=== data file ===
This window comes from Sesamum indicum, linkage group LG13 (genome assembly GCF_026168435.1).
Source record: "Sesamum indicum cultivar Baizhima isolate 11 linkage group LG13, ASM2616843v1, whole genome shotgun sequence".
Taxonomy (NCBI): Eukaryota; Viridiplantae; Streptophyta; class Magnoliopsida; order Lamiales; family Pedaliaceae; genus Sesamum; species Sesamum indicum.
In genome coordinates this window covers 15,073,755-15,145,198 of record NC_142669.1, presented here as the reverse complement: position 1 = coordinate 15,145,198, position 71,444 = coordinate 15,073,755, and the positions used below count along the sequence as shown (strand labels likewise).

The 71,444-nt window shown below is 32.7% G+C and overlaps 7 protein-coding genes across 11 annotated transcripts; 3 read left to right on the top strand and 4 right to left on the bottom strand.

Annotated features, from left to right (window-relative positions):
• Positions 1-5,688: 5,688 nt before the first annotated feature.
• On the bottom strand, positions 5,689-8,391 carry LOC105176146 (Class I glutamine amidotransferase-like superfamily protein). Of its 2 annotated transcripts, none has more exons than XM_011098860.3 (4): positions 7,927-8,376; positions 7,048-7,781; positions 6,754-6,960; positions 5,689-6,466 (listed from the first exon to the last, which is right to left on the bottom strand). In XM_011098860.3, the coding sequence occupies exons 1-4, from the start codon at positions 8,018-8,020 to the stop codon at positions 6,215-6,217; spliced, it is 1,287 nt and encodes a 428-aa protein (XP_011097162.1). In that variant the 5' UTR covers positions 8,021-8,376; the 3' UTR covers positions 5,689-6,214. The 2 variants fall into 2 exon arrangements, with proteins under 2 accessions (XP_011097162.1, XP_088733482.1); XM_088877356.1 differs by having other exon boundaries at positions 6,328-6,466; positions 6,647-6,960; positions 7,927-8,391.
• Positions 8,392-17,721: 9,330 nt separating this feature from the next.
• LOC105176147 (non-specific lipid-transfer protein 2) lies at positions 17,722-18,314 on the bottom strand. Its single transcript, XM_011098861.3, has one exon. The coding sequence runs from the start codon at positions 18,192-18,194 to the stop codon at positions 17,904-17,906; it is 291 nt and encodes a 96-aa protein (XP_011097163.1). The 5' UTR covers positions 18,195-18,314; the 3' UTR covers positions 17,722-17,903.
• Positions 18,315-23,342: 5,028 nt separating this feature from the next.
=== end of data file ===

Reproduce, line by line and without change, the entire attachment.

This window comes from Sesamum indicum, linkage group LG13 (genome assembly GCF_026168435.1).
Source record: "Sesamum indicum cultivar Baizhima isolate 11 linkage group LG13, ASM2616843v1, whole genome shotgun sequence".
Taxonomy (NCBI): Eukaryota; Viridiplantae; Streptophyta; class Magnoliopsida; order Lamiales; family Pedaliaceae; genus Sesamum; species Sesamum indicum.
In genome coordinates this window covers 15,073,755-15,145,198 of record NC_142669.1, presented here as the reverse complement: position 1 = coordinate 15,145,198, position 71,444 = coordinate 15,073,755, and the positions used below count along the sequence as shown (strand labels likewise).

The 71,444-nt window shown below is 32.7% G+C and overlaps 7 protein-coding genes across 11 annotated transcripts; 3 read left to right on the top strand and 4 right to left on the bottom strand.

Annotated features, from left to right (window-relative positions):
• Positions 1-5,688: 5,688 nt before the first annotated feature.
• On the bottom strand, positions 5,689-8,391 carry LOC105176146 (Class I glutamine amidotransferase-like superfamily protein). Of its 2 annotated transcripts, none has more exons than XM_011098860.3 (4): positions 7,927-8,376; positions 7,048-7,781; positions 6,754-6,960; positions 5,689-6,466 (listed from the first exon to the last, which is right to left on the bottom strand). In XM_011098860.3, the coding sequence occupies exons 1-4, from the start codon at positions 8,018-8,020 to the stop codon at positions 6,215-6,217; spliced, it is 1,287 nt and encodes a 428-aa protein (XP_011097162.1). In that variant the 5' UTR covers positions 8,021-8,376; the 3' UTR covers positions 5,689-6,214. The 2 variants fall into 2 exon arrangements, with proteins under 2 accessions (XP_011097162.1, XP_088733482.1); XM_088877356.1 differs by having other exon boundaries at positions 6,328-6,466; positions 6,647-6,960; positions 7,927-8,391.
• Positions 8,392-17,721: 9,330 nt separating this feature from the next.
• LOC105176147 (non-specific lipid-transfer protein 2) lies at positions 17,722-18,314 on the bottom strand. Its single transcript, XM_011098861.3, has one exon. The coding sequence runs from the start codon at positions 18,192-18,194 to the stop codon at positions 17,904-17,906; it is 291 nt and encodes a 96-aa protein (XP_011097163.1). The 5' UTR covers positions 18,195-18,314; the 3' UTR covers positions 17,722-17,903.
• Positions 18,315-23,342: 5,028 nt separating this feature from the next.